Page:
Howell has since filed a complaint against the poultry giant, part of his effort to ensure better protections for contract chicken farmers who face backlash from their companies after speaking out. The complaint alleged that Perdue violated the employee protection provisions of the Food Safety Modernization Act. It also details “unlawful retaliation” after Howell made protected disclosures regarding the company’s unsanitary conditions and threats to food safety.
Perdue has a reputation for misleading consumers about the welfare of its chickens. But Howell says the company is taking it a step further. He claims Perdue is lying to farmers about the amount of feed they’re receiving, forcing them to spend hundreds of thousands of dollars on farm equipment they don’t need, and making other demands that hurt the farmers’ bottom line.
Every change Perdue makes to their chicken supply chain comes at the expense of farmers, Howell says. If the company was in $250,000 of debt, the farmers would pay for it, he says.
“Crap runs downhill, and it’s the people at the bottom who are gonna catch it,” says Howell.
Howell says most chicken farmers don’t know what they’re getting themselves into when they sign contracts with multi-billion-dollar meat companies like Perdue, but he does, and he doesn’t want to see anyone else sell their life away.
Former contract chicken farmer, Perdue Farms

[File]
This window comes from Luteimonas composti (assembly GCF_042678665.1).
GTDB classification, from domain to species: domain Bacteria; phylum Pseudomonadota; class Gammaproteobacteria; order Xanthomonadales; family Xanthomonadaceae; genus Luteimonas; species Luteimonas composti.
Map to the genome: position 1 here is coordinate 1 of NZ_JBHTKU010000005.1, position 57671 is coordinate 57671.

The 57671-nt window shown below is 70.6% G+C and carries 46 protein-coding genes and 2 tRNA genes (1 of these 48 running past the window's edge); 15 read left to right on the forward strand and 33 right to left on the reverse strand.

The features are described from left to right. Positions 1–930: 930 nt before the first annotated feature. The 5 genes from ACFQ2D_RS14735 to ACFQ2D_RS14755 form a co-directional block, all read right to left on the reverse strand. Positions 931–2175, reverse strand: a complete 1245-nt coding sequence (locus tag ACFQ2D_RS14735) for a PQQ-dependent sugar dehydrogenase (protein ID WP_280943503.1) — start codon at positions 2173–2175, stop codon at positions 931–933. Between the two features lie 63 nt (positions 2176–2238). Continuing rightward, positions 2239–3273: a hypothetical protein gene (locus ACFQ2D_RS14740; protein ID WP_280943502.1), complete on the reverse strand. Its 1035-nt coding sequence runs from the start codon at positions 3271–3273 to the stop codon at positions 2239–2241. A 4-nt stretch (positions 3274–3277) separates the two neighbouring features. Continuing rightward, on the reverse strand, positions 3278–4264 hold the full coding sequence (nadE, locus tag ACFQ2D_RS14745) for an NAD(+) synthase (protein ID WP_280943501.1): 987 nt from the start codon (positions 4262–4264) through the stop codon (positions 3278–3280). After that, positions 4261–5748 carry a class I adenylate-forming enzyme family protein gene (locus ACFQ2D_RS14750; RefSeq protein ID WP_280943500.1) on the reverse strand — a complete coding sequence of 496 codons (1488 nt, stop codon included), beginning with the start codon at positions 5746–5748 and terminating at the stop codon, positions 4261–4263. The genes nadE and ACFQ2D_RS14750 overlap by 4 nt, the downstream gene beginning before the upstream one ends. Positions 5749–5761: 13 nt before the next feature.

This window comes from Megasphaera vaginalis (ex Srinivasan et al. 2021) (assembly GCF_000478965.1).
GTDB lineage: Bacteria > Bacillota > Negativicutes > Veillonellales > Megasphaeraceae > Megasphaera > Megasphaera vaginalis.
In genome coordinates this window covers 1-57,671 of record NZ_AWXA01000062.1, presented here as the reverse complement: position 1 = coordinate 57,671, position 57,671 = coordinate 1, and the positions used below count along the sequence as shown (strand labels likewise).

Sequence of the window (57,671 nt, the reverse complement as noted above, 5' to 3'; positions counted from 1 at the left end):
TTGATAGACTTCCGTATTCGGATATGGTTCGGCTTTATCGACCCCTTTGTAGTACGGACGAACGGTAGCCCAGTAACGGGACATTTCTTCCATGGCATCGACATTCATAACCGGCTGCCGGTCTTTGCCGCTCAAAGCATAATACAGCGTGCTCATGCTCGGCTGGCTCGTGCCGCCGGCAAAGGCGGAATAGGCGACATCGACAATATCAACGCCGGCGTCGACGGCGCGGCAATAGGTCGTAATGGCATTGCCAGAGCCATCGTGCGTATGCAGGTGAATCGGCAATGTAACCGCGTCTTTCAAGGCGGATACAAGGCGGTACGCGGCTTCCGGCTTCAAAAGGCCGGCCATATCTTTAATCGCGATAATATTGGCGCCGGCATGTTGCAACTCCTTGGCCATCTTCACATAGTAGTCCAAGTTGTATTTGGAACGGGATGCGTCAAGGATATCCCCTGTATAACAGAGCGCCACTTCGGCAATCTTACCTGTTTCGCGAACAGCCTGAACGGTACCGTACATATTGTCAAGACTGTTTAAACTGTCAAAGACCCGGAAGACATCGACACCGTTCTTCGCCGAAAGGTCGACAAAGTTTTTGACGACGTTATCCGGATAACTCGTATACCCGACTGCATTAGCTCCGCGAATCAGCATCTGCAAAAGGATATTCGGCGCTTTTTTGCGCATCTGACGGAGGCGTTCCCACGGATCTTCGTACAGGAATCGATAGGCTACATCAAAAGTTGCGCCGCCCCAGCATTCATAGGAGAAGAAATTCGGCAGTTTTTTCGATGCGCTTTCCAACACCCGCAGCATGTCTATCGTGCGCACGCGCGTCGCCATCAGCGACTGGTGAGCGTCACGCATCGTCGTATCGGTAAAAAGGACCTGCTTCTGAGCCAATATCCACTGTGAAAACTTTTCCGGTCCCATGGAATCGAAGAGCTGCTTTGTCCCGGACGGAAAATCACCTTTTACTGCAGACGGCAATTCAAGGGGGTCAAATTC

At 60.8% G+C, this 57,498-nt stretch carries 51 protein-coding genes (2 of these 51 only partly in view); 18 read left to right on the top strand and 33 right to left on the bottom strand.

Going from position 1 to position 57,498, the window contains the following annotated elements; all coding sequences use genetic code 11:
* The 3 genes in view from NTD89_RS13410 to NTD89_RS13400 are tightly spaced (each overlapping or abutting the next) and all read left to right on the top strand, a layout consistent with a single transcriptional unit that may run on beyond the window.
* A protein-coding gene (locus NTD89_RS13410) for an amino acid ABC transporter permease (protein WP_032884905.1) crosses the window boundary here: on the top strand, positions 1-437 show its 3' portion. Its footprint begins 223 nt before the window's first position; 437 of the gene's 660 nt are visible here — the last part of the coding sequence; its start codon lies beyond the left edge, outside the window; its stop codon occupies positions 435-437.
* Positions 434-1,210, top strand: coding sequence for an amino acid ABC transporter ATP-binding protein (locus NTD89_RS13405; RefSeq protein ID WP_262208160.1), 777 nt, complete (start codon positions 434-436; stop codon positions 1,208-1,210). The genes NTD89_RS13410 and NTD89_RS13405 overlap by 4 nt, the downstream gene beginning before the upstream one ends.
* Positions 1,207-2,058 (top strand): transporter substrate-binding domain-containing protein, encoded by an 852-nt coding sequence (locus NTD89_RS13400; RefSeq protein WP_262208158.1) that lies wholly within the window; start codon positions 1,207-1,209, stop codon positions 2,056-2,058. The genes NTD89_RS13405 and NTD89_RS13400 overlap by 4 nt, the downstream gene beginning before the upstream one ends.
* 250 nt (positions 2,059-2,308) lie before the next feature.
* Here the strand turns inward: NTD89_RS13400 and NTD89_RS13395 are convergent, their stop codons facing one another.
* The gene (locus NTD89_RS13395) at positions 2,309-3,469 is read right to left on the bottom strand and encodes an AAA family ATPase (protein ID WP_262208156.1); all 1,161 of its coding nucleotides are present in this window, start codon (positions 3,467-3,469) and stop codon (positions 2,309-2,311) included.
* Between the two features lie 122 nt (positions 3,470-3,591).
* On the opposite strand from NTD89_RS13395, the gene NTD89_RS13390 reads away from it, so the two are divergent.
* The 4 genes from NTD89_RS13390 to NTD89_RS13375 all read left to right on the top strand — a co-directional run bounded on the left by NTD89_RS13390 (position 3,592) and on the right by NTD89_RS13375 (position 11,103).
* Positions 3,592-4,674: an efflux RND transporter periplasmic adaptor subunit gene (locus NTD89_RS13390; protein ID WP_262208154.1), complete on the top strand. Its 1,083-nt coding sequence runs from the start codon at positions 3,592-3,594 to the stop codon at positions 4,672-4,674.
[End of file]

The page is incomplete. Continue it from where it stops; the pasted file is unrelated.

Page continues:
Craig Watts was 25 years old when he signed his first contract with Perdue, following in the footsteps of his parents who were crop farmers. He was drawn in by an “appealing” contract but would soon learn that working for the chicken company was not what he expected.
In 2014, Watts opened his farm to the animal protection organization Compassion in World Farming, allowing investigators to document the health of his chickens for the first time. The video revealed leg deformities and other crippling injuries common in factory-farmed birds.
But U.S. Department of Agriculture (USDA) records would later reveal that despite their “inhumane” treatment, the chicken produced at his farm was sold under the agency’s Process Verified program, which alongside other standards, assures that birds are “humanely raised.”
Misrepresentations like this are not contained to one farm or even one meat company. “We have to completely rethink our food system,” Watts says.